Coronavirus R rate drops to below 1 in England
Dr Shu Zhengli, from the Wuhan Institute of Virology, China, suggested other coronaviruses found in bats and animals could mutate to spread to humans. Sars-Cov-2, the viral strain which causes COVID-19, was first reported in Wuhan last December, after spreading in the city’s wet market. To date, COVID-19 has infected 65,771,488 people and killed 1,516,035 around the world.
Dr Zhengli said coronaviruses similar to COVID-19 are likely to be circulating in animals spotted throughout south Asian counties.
Issuing a warning for potential future pandemics, the virologist spoke of more coronaviruses in a webinar arranged by French medical and veterinary academies.
She said: “We should not only search for them in China, but also in south Asian countries.”
Despite her warnings, Dr Zhengli’s team has failed to detect the virus in Wuhan animals or wildlife.
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Coronavirus news: A Wuhan virologist has sounded the alarm over potential future coronaviruses
Coronavirus news: Dr Shi Zhengli has said other strains of coronavirus could make the leap from animals to humans
While Sars-Cov-2 is widely believed to have developed in Wuhan bats, many scientists including Dr Zhengli believe the virus passed from bats to humans through an intermediate animal.
Pangolin’s are widely suggested to be the missing “staging point” between COVID-19’s spread from bats to humans.
The animal’s scales are a staple of traditional Chinese medicines and are considered a delicacy, leading to China raising Pangolin’s protection status to the highest level in the wake of the coronavirus pandemic.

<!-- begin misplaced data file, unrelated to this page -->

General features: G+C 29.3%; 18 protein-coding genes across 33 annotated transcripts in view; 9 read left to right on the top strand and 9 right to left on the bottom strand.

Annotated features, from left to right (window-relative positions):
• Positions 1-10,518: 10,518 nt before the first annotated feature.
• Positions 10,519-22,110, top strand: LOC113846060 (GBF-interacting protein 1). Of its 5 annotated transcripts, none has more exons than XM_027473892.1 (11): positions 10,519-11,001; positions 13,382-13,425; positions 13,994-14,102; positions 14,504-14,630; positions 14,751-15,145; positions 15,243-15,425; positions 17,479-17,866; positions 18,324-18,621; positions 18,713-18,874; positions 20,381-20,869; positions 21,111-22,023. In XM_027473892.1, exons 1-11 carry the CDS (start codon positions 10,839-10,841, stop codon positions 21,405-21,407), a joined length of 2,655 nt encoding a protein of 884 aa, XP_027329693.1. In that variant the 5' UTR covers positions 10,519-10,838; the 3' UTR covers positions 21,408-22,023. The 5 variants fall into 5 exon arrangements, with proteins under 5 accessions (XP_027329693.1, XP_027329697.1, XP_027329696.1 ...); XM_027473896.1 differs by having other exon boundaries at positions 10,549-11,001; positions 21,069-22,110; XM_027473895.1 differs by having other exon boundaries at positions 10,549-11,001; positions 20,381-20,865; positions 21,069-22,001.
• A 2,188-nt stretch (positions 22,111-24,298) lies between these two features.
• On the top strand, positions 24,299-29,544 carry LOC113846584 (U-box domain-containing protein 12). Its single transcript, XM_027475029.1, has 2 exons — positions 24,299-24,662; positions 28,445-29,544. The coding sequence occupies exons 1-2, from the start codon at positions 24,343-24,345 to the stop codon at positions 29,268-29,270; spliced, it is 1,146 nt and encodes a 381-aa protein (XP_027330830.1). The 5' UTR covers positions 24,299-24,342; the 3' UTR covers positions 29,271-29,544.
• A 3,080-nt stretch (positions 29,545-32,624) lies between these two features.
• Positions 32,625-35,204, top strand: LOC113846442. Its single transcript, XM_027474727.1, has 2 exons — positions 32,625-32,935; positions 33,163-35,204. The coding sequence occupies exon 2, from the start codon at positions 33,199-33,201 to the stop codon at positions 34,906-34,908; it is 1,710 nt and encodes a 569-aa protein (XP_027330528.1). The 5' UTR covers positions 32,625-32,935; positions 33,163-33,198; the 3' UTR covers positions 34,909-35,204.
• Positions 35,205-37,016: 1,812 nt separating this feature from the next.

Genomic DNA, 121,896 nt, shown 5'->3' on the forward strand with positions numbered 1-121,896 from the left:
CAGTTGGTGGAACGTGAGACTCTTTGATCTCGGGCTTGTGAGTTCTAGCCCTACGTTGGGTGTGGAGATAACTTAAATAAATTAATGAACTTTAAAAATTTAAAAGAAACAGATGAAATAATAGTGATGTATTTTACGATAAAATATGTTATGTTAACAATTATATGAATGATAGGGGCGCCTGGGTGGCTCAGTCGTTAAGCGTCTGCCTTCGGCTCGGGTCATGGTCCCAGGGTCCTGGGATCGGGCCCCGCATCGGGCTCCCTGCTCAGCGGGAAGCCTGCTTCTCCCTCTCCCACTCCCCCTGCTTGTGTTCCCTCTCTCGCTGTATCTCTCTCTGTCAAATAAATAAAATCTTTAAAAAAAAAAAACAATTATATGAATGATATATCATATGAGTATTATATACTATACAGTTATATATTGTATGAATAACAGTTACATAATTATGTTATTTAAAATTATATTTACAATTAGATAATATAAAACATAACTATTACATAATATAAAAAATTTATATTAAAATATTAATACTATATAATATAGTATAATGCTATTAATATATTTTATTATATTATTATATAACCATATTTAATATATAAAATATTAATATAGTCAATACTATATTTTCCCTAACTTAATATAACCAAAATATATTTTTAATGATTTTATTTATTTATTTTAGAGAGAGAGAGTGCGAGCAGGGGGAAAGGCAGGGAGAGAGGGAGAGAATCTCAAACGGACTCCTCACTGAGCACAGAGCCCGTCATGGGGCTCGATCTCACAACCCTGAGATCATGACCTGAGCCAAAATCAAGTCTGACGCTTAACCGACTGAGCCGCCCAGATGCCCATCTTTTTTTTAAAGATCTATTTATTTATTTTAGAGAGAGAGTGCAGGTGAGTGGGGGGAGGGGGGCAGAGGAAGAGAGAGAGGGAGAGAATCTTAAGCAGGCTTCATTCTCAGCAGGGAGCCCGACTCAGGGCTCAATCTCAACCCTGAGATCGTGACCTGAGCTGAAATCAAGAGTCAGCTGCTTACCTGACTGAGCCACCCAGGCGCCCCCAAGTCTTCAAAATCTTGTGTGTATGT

Nature magazine, a science journal, citied Steve Galster, founder of animal and human trafficking watchdog Freeland, who said Pangolin smuggling could give rise to future coronaviruses.
Coronavirus news: Dr Zhengli also said an intermediary helped COVID-19 leap from bats to humans, and suggested it could have been pangolins
Coronavirus news: Pangolins are protected by Chinese law but are often used by smugglers in medicines
Dr Zhengli did not specifiy that Pangolins were the intermediary, but stressed Sars-CoV-2 could have been in the species “for a very long time”.
Professor Edward Holmes, virologist at the University of Sydney, concurred with the Wuhan scientist over the intermediary concerns.
Prof Holmes said: “It is perfectly possible that the initial cross-species transmission event did not happen in or around Wuhan itself.
“It may not even have happened in Hubei province, although there are obviously a huge number of possible animals to test to resolve this.”
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Dr Zhengli was the virologist who confirmed that COVID-19 was 96 percent identical to viruses spotted in horseshoe bats.
Earlier this year the Wuhan scientist was rumoured to have defected to the west after the Chinese government covered-up her findings.
While Dr Zhengli denied she defected, she has claimed she was stopped from reporting her findings in the early stages of the pandemic.
China has reported a total of 4,746 deaths and 93,339 cases from the virus, although observers remain sceptical of the country’s figures.
Coronavirus news: China has reported a total of 4,746 deaths and 93,339 cases
Coronavirus news: Dr Zhengli claimed China had covered up her findings on the virus early into the pandemic
Other animals have been reported to carry coronaviruses, with experts warning a future crossover virus is likely.
Minks in Denmark and the US have been found to carry COVID-19, with the world’s largest manufacture of mink products in Denmark forced to slaughter two-thirds of its population after an outbreak of the virus.
In June, rats being sent to Southeast Asian markets were found to carry multiple strains of coronaviruses according to a study from US and Vietnamese researchers.
Sarah Olson of the US-based Wildlife Conservation Society, which led the study, said: “While these aren’t dangerous viruses they offer information on how viruses can be amplified under these conditions.”